WTOP: Worries grow about ‘reckless’ government shutdown amid House GOP dysfunction


The next deadline for a government shutdown is less than two weeks away, but Congress will be gone until nearly the end of the month, causing some lawmakers to send warning flares about another pending spending crisis.

The U.S. House ended its session on Thursday — a day early — after Republicans were unable to secure votes within their own party to address issues including government surveillance and tax cuts.

House members don’t return into session until Feb. 28 — just three days before the next partial government shutdown deadline on March 1.

Given how long it has taken to reach spending agreements over the past several months, there is concern that 72 hours won’t provide enough time to agree on a long-term spending agreement.

“It is vitally important that the (House) Speaker bring forth bipartisan bills that can pass the House, pass the Senate and do so in time to avoid a reckless government shutdown,” said Rep. Abigail Spanberger, D-Va.  “For too many months, we have been coming right up to the precipice of disaster and avoiding it with a continuing resolution. It needs to stop.”

Spanberger said it’s vital to avoid a shutdown, given what’s at stake for federal workers, military service members and various communities across the country.

Many lawmakers oppose taking up yet another short-term spending bill that doesn’t take care of the federal budget.

The budget was technically supposed to be approved by the start of the new fiscal year — last Oct. 1 — but Congress has blown through that deadline for decades.

Still, even with the low bar set by congressional standards, this budget is extremely late in getting approved.

A second shutdown deadline is March 8, which is a day after President Joe Biden is set to give his State of the Union address.

House Republicans have repeatedly discussed the need to return to “regular order” and approve all 12 appropriations bills.

However, an inability to agree on spending within the GOP conference has stalled several major pieces of legislation.

Frustration builds with new House Speaker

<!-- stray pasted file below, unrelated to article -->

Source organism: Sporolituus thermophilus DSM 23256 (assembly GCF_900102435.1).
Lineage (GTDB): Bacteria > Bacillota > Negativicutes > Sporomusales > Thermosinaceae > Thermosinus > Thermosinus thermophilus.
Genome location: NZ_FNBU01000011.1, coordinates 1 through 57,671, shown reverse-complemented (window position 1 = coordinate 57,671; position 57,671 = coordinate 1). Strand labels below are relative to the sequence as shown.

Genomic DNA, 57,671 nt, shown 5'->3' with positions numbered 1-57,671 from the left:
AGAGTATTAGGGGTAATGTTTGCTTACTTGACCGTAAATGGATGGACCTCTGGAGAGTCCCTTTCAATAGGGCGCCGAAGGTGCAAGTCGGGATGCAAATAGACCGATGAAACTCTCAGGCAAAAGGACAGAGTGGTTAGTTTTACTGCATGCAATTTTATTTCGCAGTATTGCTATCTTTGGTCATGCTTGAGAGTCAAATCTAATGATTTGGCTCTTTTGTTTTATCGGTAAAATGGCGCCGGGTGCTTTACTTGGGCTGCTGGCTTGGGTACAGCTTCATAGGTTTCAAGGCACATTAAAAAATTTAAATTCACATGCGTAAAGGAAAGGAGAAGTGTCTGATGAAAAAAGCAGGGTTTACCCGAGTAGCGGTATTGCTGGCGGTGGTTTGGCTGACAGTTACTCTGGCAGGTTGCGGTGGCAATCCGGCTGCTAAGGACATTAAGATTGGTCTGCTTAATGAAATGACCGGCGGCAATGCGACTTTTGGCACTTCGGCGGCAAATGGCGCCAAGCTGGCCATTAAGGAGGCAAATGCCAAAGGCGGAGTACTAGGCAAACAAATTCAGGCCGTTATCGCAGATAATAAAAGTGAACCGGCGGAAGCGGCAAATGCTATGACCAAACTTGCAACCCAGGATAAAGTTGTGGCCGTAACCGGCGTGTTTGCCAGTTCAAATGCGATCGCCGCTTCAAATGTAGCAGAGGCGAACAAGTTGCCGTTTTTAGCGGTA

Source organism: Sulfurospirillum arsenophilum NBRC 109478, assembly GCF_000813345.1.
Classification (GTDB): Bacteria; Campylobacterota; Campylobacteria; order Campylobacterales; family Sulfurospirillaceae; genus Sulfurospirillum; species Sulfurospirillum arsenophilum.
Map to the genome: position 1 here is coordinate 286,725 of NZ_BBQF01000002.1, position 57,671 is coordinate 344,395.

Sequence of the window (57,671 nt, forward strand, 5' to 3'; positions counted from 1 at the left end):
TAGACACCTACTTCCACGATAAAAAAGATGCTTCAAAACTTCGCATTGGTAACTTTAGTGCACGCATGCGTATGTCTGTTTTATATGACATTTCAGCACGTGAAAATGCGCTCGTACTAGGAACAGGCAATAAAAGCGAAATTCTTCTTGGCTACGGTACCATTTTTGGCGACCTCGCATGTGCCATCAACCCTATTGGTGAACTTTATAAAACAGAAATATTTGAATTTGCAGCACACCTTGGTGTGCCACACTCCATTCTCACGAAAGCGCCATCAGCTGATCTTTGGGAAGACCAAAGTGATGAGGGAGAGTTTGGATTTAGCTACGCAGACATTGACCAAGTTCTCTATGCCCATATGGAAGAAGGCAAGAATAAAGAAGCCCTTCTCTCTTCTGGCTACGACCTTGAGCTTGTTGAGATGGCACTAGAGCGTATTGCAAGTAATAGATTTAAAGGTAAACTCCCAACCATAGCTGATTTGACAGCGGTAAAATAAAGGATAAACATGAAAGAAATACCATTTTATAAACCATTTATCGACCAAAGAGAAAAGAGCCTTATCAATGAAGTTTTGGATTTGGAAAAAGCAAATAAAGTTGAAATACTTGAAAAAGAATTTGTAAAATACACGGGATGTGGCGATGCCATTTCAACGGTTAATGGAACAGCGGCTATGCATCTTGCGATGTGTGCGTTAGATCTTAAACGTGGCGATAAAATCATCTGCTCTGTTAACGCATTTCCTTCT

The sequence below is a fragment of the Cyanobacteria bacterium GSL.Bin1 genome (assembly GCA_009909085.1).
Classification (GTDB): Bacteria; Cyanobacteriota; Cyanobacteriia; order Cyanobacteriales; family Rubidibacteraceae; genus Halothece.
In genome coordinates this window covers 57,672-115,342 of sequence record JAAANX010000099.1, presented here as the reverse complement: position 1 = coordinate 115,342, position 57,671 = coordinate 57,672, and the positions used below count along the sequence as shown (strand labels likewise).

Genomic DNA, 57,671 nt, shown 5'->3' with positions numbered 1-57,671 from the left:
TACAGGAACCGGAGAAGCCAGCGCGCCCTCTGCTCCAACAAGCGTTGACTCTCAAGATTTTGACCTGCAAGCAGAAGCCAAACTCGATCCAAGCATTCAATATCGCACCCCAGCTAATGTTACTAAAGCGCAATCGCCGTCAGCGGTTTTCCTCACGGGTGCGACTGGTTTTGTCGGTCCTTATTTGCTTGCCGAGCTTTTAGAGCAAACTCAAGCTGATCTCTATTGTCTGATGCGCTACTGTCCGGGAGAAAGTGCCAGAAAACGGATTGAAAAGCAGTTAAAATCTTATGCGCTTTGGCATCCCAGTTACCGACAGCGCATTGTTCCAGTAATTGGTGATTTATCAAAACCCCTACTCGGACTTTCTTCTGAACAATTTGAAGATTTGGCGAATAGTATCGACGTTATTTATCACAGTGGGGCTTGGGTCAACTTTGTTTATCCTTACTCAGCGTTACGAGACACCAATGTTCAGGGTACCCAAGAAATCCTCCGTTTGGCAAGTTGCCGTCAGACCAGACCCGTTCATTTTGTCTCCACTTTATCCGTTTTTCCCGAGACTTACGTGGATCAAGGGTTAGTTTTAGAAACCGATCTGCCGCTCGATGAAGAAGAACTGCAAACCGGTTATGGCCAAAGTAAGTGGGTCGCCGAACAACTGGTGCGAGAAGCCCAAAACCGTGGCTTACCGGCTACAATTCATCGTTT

Lawmakers from both parties are frustrated as new House Speaker Mike Johnson tries to find his way forward, dealing with an unwieldy GOP conference that often torpedoes its own political priorities.

Johnson, along with former President Donald Trump, helped to kill a bipartisan border deal negotiated by the Senate. After the Senate followed up this week by approving a $95 billion foreign aid package that included assistance for Ukraine, Israel and Taiwan, he said the House wouldn’t vote on it.

The reason? It didn’t address the border.

Democrats are now seeking to flip the script on the border and immigration, charging that Republicans only want to talk about it — and not get anything done.

House Republicans did impeach Homeland Security Secretary Alejandro Mayorkas on their second attempt, after failing to do so last week. But that won’t go anywhere in the U.S. Senate and Mayorkas will keep his job.

The chairman of the Homeland Security Committee, Rep. Mark Green, R-Tenn., announced the day after the vote that he’s going to leave Congress.

He’s one of several Republican committee chairs to head to the exits, something that used to be relatively rare, given the effort it can take to rise to a chairmanship.

Some Republicans have made it clear they believe it was a mistake for the GOP to oust former House Speaker Kevin McCarthy, who has now left Congress.

“There was no sense in removing McCarthy at all,” said Rep. Carlos Gimenez, R-Fla., as he left the Capitol on Thursday. “Because whatever the cards were for McCarthy are the same cards that are being dealt to Speaker Johnson.”

The “cards” include the conservative House Freedom Caucus, which has helped to prevent numerous GOP bills from getting to votes on the floor.

Those bills include a FISA renewal measure that deals with a wide range of surveillance issues to fight terrorism. A vote Thursday on FISA was scrapped by Johnson — for a second time — due to Republican division.

Gimenez said House Republicans had small divisions under McCarthy.

As for his removal, “All it did was take a crowbar to it and make it worse.”

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